For the number 2, they had obvious choices all over the human body, as we are having two hands, two eyes, two ears, for years! They did not hesitate using कर (Kara), बाहु (Baahu), नयन (Nayana), कर्ण (Ear) for describing two. At the same time, अश्विन (Ashwin), and अयन (Ayana), (which stands for movement), were also used.

We have already discussed about the famous ‘zero’ of Indians, in the first article. As we go through the Sanskrit texts, we find the words like पूर्ण (Poorna), ख (Kha), आकाश (Aakaasha), गगन (Gagana) for describing zero. May be our ancestors were trying to say that, this whole universe is just a zero! Of course, this is just a surmise. Let the philosophers throw more light on it.

The decimal system is truly the boon from us! But what could be the reason for using ten as the basis? There is hardly any great property associated with ten. Pythagoras used to regard ten as a divine number, for it equals the addition of first four integers (10 = 1 + 2 + 3 + 4). However, Pythagoras and his disciples strongly believed in the mystical powers of the numbers and the mathematics itself.

It is said that one of the disciples of Pythagoras met with a stern punishment, just because he asked the exact value of √2. This number could not be written as the ratio of two integers, and it was unbelievable for Pythagoras. He felt that some evil object has been brought into our pure or divine world.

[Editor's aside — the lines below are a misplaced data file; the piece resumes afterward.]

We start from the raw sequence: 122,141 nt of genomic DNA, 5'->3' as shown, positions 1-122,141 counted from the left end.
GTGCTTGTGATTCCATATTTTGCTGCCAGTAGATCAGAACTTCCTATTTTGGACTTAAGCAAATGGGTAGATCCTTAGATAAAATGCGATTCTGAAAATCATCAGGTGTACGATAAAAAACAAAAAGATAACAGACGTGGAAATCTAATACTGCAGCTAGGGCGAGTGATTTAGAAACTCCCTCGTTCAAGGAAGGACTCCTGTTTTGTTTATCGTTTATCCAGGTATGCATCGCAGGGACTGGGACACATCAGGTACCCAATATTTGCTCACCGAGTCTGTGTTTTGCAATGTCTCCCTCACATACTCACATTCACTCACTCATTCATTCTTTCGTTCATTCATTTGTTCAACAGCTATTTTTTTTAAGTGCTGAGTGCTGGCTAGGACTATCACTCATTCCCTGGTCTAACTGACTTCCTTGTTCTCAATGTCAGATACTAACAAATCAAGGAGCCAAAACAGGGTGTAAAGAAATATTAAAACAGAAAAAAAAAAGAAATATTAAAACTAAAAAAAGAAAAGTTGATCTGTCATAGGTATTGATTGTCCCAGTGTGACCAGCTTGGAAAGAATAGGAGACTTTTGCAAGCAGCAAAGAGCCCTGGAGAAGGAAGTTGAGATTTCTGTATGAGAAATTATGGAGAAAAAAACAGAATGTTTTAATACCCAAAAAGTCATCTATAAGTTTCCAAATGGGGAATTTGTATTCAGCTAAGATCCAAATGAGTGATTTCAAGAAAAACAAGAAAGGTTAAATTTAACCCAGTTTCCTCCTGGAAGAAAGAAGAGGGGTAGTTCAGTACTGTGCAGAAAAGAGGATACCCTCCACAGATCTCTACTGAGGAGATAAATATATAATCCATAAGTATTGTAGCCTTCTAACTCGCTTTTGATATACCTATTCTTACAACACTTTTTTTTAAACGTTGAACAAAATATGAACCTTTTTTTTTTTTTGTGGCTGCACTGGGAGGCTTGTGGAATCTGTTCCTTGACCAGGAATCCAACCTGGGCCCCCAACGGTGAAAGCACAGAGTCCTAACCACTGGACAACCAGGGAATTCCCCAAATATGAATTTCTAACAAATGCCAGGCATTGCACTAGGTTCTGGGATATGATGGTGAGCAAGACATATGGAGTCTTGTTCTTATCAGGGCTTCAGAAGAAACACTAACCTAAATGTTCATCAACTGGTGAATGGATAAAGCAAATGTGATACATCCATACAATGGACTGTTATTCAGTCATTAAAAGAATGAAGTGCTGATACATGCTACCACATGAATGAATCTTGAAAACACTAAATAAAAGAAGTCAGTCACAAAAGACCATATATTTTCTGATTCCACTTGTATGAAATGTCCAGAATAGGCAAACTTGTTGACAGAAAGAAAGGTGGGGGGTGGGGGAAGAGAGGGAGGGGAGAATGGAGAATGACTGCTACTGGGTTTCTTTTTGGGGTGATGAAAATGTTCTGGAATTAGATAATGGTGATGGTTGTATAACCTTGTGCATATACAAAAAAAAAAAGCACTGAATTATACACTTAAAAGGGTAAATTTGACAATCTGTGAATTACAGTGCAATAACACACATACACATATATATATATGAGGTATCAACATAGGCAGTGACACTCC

The point is that, we need not concern about the beliefs of such superstitions. The importance of ten in our culture should never be confused with the Greek scholars’ blind faith. It is suggested by many scholars of today, that the reason for selecting the base as ten, lies in the fact that we have (or have been having) ten fingers to our hands, and while counting, we have been taking the help of our fingers. And now observe that the word अङ्‍गुल (Angula) was being used for describing the word ten! It is also used for describing the number twenty, the reason of which is, now, obvious!

A list of all such words is interesting to read, although it is beyond the scope of this article. So we won’t dwell much on all that terminology, but would like to mention that while going through Sanskrit verses, if these meanings are not taken into consideration, then a verse may get a completely different meaning or, at times, may become a completely meaningless sequence of words.

As an example, let us see what Bhaskaracharya says about his birth year.

रस-गुण-पूर्ण-मही-सम-शक-नृपसमये अभवत् ममोत्पत्ति:।

(Rasa-guna-poorna-mahee-sama-shaka-nrupa-samaye abhavat mamotpattih)

This suggests that when the year was like ‘rasa-guna-poorna-mahee’, he was born. But what could be the meaning of rasa-guna-poorna-mahee? It was assumed that there were six basic culinary rasas. So rasa should stand for 6. Likewise, three guna-s were assumed, and so guna should stand for 3. As seen already, poorna means zero, and mahee means 1. So we get the year as 6301.

Another fact that one must keep in mind, while reading Sanskrit texts, is that the numbers should be read from right to left. So, 6301 actually stands for 1036. So he was born during Shaalivaahan shaka 1036 or (adding 78 we get 1114 and thus) during 1114 A.D.